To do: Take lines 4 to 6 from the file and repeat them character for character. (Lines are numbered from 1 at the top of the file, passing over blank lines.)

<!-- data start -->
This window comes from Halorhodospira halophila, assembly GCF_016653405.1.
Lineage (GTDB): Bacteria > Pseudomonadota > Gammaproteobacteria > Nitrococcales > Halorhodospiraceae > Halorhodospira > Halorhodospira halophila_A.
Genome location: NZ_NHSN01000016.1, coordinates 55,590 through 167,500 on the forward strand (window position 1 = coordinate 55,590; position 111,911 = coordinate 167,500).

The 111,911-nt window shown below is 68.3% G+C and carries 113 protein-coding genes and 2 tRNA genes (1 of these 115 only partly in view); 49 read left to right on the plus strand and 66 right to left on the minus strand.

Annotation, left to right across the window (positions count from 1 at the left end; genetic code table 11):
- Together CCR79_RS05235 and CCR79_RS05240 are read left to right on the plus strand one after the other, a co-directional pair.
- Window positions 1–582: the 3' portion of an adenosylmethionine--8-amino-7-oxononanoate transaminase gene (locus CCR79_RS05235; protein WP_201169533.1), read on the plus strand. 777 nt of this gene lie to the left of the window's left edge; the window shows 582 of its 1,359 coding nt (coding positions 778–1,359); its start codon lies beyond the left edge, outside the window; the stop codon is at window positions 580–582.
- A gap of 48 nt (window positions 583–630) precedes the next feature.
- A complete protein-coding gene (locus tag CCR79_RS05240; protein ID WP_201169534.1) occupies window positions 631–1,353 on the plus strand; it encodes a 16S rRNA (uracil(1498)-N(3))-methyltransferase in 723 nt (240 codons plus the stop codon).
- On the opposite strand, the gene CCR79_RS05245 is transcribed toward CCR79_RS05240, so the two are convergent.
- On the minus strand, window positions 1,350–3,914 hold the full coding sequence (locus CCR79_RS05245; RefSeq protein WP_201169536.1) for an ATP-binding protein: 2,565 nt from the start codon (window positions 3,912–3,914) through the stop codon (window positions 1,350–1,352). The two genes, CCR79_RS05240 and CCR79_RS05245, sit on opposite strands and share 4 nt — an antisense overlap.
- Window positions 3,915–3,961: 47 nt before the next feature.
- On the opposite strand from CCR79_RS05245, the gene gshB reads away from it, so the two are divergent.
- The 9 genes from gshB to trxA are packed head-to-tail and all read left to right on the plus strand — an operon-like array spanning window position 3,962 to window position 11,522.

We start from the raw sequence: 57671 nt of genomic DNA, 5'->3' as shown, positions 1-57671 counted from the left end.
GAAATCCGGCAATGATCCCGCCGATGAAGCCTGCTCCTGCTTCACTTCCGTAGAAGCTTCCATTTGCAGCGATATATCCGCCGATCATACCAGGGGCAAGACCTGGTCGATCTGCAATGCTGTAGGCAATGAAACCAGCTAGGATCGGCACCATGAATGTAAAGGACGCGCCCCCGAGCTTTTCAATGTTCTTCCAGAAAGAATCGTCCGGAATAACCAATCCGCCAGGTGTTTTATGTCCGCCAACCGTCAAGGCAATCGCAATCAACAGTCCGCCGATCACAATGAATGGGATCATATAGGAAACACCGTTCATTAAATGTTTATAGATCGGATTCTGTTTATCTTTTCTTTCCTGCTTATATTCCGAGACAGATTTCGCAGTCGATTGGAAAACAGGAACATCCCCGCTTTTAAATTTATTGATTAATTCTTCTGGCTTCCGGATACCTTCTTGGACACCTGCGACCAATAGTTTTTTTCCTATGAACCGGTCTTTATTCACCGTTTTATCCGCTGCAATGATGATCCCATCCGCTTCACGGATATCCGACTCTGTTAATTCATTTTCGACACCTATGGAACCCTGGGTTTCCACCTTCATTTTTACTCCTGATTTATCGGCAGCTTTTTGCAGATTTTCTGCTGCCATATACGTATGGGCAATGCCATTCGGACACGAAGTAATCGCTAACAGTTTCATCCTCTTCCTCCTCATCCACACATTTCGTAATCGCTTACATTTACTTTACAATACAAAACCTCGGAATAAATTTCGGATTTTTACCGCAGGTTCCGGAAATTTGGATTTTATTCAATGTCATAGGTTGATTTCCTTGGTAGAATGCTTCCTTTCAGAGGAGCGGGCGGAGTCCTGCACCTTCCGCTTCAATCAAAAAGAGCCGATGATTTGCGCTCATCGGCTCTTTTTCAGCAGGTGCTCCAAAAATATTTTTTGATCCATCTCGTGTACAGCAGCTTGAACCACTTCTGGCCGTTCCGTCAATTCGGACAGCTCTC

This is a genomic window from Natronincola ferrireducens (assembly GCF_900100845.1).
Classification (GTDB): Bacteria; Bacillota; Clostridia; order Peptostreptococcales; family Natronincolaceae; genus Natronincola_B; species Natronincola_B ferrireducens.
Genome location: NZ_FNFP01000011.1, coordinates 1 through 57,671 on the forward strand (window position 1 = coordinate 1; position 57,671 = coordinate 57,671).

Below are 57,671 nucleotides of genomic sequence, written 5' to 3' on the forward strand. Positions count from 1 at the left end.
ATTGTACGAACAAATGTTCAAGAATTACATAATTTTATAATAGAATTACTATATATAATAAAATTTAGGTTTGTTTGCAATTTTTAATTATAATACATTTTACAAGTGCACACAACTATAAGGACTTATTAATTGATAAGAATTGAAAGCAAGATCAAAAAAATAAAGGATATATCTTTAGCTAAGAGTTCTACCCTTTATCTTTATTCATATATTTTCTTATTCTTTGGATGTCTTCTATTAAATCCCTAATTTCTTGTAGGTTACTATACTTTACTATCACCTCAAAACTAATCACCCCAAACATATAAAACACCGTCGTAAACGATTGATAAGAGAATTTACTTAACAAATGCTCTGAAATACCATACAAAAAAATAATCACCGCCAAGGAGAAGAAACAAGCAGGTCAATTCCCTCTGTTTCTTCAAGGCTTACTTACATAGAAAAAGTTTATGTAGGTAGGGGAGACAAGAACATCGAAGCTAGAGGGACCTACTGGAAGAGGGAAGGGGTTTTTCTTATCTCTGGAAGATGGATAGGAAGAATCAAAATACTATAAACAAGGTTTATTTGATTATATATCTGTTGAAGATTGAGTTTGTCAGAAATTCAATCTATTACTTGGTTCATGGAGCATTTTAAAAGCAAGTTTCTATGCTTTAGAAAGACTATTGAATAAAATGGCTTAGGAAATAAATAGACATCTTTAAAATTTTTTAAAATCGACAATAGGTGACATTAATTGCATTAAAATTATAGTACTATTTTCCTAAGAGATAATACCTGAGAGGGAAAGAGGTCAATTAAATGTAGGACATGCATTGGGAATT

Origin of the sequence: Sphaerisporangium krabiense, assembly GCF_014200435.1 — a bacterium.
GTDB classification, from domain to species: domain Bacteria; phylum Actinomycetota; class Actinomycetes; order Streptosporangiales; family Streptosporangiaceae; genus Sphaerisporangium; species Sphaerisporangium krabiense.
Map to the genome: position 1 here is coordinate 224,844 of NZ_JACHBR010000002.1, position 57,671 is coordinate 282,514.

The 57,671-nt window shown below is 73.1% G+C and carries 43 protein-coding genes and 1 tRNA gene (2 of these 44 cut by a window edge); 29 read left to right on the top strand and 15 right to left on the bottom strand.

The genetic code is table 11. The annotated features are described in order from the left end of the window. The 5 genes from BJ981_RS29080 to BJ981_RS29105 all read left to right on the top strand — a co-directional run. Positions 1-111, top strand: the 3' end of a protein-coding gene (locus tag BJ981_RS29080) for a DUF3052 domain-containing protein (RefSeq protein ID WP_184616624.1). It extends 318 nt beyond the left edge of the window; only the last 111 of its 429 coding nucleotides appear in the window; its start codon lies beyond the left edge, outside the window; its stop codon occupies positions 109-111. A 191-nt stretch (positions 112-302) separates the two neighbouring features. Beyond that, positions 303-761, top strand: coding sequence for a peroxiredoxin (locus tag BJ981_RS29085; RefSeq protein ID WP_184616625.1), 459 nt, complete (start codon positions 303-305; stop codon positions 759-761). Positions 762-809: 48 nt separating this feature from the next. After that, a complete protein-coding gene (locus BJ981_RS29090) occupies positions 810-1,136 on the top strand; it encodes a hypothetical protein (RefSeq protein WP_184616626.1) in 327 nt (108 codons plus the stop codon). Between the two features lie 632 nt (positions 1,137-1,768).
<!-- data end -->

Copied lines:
The 111,911-nt window shown below is 68.3% G+C and carries 113 protein-coding genes and 2 tRNA genes (1 of these 115 only partly in view); 49 read left to right on the plus strand and 66 right to left on the minus strand.

Annotation, left to right across the window (positions count from 1 at the left end; genetic code table 11):
- Together CCR79_RS05235 and CCR79_RS05240 are read left to right on the plus strand one after the other, a co-directional pair.